18 Sep


How the key that could have saved Titanic is helping guarantee seafarers’ futures

18 Sep, 2017

Ten years ago, a small iron key, thought to have secured the binoculars for the Titanic’s crow’s nest, sold for £90,000 at an auction in Wiltshire.

The key had been accidentally taken off the ship before it sailed, leaving the binoculars locked away. In an enquiry after the Titanic sank, one of the lookouts said they could have prevented it from hitting the iceberg, which caused the tragedy.

International maritime charity Sailors’ Society received the key as a donation in the 1980s and sold it to a Chinese businessman in 2007 – the proceeds from the sale of the key are still helping to fund its education programme.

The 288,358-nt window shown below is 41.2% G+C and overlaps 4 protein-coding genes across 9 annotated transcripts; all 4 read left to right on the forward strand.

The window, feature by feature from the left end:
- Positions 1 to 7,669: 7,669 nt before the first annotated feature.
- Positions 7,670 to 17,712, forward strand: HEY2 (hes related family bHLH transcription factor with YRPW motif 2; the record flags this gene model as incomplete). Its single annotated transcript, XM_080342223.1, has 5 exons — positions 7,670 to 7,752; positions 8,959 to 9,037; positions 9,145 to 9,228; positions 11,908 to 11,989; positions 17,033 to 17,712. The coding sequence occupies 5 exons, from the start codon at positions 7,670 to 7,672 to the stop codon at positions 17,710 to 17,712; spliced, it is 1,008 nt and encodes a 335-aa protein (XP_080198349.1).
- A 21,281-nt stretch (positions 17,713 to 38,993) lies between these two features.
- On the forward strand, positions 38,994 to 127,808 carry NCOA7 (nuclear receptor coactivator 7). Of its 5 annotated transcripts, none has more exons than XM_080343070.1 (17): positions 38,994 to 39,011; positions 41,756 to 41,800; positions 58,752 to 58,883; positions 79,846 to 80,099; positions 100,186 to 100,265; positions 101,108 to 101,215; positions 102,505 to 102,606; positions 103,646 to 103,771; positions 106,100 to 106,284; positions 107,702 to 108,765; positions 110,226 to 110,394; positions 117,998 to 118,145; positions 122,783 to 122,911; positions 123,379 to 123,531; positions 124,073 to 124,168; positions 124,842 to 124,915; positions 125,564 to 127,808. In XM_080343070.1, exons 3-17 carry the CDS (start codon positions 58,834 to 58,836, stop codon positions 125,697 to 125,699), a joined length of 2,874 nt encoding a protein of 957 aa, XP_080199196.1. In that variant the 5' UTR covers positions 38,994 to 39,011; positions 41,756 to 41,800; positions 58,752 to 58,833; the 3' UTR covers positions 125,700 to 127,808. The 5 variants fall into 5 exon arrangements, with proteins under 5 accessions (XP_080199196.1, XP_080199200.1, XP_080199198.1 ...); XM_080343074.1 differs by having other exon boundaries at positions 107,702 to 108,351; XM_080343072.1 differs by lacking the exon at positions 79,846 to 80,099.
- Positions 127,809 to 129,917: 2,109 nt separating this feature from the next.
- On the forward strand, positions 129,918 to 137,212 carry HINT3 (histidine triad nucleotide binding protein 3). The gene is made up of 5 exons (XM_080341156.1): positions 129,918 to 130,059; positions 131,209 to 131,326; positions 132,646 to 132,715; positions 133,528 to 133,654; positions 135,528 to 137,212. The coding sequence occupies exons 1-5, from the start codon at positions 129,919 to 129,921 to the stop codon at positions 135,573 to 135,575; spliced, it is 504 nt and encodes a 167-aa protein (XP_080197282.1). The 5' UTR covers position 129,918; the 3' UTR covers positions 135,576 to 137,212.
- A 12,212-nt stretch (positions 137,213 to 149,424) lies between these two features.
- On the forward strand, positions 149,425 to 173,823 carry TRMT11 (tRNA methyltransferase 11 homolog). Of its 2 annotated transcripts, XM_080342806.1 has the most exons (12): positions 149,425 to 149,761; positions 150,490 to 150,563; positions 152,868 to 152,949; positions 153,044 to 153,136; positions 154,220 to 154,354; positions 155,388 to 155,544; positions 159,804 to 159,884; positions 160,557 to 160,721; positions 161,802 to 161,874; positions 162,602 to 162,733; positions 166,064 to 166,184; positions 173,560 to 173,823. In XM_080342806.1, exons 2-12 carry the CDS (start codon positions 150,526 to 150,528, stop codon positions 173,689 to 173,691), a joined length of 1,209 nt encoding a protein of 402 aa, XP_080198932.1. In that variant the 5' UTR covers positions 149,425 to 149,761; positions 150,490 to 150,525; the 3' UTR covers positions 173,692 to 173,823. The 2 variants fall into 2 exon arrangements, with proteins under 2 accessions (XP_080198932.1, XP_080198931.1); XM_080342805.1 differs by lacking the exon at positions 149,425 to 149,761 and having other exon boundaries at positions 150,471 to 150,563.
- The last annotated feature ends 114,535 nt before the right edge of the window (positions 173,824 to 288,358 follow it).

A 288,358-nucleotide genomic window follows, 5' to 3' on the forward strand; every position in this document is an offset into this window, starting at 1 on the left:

Sailors’ Society CEO Stuart Rivers said: “We’re very glad that more than a century on we are able to make so much good come out of something from such a tragic event.

“The money we raised from the sale has been changing the lives of students around the world by giving them the opportunity of an education.”

The key never made the Titanic's fateful maiden voyage from Southampton to New York in April 1912, because it was inside the pocket of second officer David Blair.

Blair was due to sail with the ship, but was replaced last minute, crucially forgetting to hand over the key when he disembarked.

One of the Titanic’s lookouts, Fred Fleet, later told an enquiry that the binoculars could have saved the ship and the lives of the 1,522 lost.

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